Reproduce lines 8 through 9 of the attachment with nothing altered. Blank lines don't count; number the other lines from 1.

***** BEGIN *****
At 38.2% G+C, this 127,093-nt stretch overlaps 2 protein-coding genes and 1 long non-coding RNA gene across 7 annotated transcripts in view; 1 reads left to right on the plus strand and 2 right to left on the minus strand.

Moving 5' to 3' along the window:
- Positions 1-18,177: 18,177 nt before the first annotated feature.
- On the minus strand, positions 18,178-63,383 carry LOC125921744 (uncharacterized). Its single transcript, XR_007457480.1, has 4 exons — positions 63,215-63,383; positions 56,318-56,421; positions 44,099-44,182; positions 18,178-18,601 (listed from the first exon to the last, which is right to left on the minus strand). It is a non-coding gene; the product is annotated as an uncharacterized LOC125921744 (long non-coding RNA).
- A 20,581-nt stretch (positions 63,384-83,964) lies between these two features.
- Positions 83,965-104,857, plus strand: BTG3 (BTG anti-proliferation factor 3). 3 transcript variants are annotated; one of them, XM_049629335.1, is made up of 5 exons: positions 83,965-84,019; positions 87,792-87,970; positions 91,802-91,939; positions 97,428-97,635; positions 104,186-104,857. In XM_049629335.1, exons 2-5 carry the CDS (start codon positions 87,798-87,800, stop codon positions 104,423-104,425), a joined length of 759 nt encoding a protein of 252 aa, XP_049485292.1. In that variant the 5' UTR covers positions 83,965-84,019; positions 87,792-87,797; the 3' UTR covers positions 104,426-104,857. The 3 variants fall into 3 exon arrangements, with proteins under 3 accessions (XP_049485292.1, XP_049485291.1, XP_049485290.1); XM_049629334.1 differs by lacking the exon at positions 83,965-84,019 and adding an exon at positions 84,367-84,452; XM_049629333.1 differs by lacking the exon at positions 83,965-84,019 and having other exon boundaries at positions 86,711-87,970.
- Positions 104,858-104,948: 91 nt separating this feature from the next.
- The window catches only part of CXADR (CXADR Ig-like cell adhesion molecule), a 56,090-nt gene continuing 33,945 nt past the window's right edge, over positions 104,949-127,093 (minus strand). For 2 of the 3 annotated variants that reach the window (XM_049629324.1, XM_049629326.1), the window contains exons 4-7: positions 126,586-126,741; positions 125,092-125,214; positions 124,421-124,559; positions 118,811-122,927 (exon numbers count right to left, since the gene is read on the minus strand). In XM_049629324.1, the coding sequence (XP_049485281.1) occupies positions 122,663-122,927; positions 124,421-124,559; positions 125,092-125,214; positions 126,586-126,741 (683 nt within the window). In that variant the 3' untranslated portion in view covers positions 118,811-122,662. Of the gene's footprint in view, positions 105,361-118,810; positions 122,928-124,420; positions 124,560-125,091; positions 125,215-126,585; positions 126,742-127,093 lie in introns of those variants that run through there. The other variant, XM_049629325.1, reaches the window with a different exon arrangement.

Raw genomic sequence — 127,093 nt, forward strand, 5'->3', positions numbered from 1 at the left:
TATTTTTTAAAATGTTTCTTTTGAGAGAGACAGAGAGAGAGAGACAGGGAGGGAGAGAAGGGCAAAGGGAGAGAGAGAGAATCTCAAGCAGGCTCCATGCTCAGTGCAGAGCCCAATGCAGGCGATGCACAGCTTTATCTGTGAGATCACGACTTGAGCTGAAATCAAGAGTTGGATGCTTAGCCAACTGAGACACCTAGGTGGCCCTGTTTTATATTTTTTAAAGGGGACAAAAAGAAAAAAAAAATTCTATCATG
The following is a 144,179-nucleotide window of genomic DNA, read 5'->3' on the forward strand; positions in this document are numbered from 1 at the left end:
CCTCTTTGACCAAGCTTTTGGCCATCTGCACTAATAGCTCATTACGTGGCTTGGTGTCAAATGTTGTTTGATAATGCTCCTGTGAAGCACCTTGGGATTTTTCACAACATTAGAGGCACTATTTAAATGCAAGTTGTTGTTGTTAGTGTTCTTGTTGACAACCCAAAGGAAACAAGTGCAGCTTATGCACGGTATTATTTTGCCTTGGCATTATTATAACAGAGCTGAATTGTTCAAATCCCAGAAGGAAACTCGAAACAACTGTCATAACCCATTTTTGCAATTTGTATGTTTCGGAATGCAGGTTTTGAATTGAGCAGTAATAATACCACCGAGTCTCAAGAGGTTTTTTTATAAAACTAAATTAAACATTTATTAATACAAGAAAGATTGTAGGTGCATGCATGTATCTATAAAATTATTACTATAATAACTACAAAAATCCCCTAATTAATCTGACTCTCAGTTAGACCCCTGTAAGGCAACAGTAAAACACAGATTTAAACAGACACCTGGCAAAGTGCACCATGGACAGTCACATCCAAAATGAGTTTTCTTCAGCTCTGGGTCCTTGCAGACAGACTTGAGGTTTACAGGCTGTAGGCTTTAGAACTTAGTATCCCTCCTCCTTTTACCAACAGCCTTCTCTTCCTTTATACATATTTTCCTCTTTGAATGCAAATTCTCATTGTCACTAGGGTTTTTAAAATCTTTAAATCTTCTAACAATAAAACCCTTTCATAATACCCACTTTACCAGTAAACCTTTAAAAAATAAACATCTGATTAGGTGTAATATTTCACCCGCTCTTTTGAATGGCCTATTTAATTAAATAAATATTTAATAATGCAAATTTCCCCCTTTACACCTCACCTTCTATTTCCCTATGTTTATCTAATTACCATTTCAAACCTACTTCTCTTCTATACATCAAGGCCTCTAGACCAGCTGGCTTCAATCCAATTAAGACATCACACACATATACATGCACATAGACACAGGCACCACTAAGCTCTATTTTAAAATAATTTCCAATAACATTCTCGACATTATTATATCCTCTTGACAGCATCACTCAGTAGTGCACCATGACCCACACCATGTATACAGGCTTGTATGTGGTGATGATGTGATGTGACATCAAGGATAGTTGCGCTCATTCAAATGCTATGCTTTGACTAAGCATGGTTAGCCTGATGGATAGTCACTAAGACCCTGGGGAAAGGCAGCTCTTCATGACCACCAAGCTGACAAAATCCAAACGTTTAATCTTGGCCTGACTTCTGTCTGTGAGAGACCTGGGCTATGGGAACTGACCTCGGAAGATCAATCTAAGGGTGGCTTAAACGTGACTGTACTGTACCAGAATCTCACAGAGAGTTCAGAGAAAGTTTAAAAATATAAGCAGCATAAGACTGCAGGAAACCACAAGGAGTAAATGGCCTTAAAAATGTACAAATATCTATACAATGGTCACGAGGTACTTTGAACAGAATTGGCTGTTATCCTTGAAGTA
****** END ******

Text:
- The window catches only part of CXADR (CXADR Ig-like cell adhesion molecule), a 56,090-nt gene continuing 33,945 nt past the window's right edge, over positions 104,949-127,093 (minus strand). For 2 of the 3 annotated variants that reach the window (XM_049629324.1, XM_049629326.1), the window contains exons 4-7: positions 126,586-126,741; positions 125,092-125,214; positions 124,421-124,559; positions 118,811-122,927 (exon numbers count right to left, since the gene is read on the minus strand). In XM_049629324.1, the coding sequence (XP_049485281.1) occupies positions 122,663-122,927; positions 124,421-124,559; positions 125,092-125,214; positions 126,586-126,741 (683 nt within the window). In that variant the 3' untranslated portion in view covers positions 118,811-122,662. Of the gene's footprint in view, positions 105,361-118,810; positions 122,928-124,420; positions 124,560-125,091; positions 125,215-126,585; positions 126,742-127,093 lie in introns of those variants that run through there. The other variant, XM_049629325.1, reaches the window with a different exon arrangement.

Raw genomic sequence — 127,093 nt, forward strand, 5'->3', positions numbered from 1 at the left: